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Call for radical overhaul of online casinos by select committee 12/11/19
Rob Davies
• MPs favour reforms such as £2 limit on stakes, with Boris Johnson seen as sympathetict

Online casinos should be subject to maximum stake limits similar to the £2 limits imposed on fixed-odds betting terminals (FOBTs), according to a report released by a group of MPs who are demanding a “root and branch” overhaul of gambling law.

In a wide-ranging report, members of the cross-party group on gambling-related harm – who include high-profile Conservatives such as Iain Duncan Smith – called for a raft of measures to protect vulnerable people.

Their recommendations include:

   -  A £2 stake limit on online slot machines.
   -  An end to betting by credit card.
   -  Restrictions on “VIP” accounts.
   -  An investigation into non-disclosure agreements.

The report also echoed Labour’s call for the Gambling Act 2005 to be replaced, dismissing the existing law as “analogue legislation in a digital age”, ill suited to regulating an online sector that pulls in £5.6bn a year.

MPs in the all-party parliamentary group (APPG) on gambling-related harm are understood to believe that they have a good chance of influencing gambling policy, regardless of the outcome of the general election.

Labour, which liberalised gambling laws under Tony Blair, has already said it favours a stricter regime, while the prime minister, Boris Johnson, is thought to be sympathetic to calls for stricter regulation. He was among MPs who openly criticised the government over a proposed delay to the curbs on FOBTs introduced earlier this year.

The interim report from the APPG, led by Labour’s Carolyn Harris, Duncan Smith from the Conservatives and the SNP’s Ronnie Cowan, is the result of a six-month inquiry including evidence sessions with gambling companies and addicts.

Among the more eye-catching recommendations in the report, due to be published this week, is a maximum £2 bet on online slot machines. This would echo the ban on £100-a-spin FOBTs introduced earlier this year after the government branded the machines a “social blight” following a lengthy campaign.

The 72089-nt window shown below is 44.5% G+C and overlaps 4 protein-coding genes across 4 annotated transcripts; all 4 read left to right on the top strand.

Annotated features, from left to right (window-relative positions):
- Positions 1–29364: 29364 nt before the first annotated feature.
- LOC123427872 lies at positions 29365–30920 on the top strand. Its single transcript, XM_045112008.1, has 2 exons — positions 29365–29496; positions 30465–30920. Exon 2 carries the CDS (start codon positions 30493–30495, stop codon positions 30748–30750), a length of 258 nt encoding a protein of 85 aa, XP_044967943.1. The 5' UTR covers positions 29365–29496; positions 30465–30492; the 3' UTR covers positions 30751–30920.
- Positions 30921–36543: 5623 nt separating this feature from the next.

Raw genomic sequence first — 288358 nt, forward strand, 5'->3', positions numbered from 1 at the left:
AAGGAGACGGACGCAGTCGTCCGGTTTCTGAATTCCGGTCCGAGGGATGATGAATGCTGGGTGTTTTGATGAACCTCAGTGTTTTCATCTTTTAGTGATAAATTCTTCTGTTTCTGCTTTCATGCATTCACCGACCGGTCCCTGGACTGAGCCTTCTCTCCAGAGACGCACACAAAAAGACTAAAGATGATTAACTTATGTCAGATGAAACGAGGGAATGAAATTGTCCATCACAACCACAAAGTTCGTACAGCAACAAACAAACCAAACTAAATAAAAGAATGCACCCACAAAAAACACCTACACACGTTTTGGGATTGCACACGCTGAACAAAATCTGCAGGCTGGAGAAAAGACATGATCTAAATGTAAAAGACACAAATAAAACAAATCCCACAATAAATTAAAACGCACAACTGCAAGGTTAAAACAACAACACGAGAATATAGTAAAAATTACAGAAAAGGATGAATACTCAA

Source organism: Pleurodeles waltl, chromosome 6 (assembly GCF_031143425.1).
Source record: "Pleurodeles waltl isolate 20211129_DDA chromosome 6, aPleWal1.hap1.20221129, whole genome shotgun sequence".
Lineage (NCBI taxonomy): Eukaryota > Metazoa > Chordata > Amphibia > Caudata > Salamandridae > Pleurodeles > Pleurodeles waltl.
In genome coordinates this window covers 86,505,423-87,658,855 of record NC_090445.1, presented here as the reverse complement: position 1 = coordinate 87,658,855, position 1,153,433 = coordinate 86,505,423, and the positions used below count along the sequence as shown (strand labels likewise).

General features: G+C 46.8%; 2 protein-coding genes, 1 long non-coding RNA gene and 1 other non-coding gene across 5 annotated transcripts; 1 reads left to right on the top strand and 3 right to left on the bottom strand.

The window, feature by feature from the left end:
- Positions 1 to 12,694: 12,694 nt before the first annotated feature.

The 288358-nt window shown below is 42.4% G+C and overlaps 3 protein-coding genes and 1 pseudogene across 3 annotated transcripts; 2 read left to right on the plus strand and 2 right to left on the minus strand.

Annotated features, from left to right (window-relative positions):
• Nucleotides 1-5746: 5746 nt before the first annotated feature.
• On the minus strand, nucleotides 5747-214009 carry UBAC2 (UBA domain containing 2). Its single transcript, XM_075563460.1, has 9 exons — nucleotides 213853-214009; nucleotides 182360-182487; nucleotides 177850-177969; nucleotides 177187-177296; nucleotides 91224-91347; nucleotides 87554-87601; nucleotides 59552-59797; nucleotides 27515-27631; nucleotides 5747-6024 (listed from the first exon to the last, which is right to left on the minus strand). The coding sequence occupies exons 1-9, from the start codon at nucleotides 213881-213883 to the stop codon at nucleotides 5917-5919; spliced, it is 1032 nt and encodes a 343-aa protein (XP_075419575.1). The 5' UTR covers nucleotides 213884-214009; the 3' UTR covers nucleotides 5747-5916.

“If they are not acceptable in land-based venues they should not be allowed online,” the report said.

The MPs also backed calls to stop credit cards being used to gamble – as well as the introduction of mandatory affordability checks – to make sure customers don’t get into financial difficulty.

The average disposable income in Britain is £450 a month but online casinos and bookmakers often check on a customer’s finances only after they have lost thousands of pounds.

And they also recommended restrictions on “VIP” accounts, frequently cited in cases where problem gamblers racked up huge debts after being offered incentives such as free sport tickets or bonuses.

Brigid Simmonds OBE, the chair of the industry’s Betting and Gaming Council, said gambling companies were “committed to ensuring a safe gambling experience for all customers, using the wide range of tools that online operators have at their disposal”.

“Our members continue to invest significantly in new technology to make full use of data and algorithms to identify risk of harm and interact with customers at an early stage, and to introduce new affordability checks on customers.”

But the report said gambling companies had not been able to tell MPs what level of gambling they considered affordable and therefore could not reliably intervene when customers are losing dangerous amounts.

“This report highlights the urgent need for a root and branch review of the regulation of online gambling,” said Harris, who oversaw the report.

She also singled out the industry’s regulator the Gambling Commission, saying it was not fit for purpose in the age of internet gambling and required greater powers to sanction companies.

A spokesperson for the Gambling Commission said: “We are disappointed that this report has been released before we have been given the chance to give evidence.”

They added: “The report does not reflect our considerable action and progress on most of the areas of concern set out in the report and we look forward to being given the chance to outline that work to the APPG.”

The commission said last week that it would not fine Ladbrokes after the Guardian revealed the bookmaker told the victims of a problem gambler’s £1m theft that it would only repay them if they signed a non-disclosure agreement (NDA).

The regulator has issued guidance to firms advising against the use of such NDAs, and the cross-party group’s report called for a change in the law to prevent bookmakers using them to keep information from the regulator.

The report also calls for online firms to improve their systems to identify vulnerable people and protect children, as well as to simplify terms and conditions.

Duncan Smith, the vice-chair of the APPG, said: “It is outrageous that there are not stake limits online, that gamblers are still able to gamble using credit cards online and that operators are able to continue to offer inducements to the vulnerable without proper sanction.”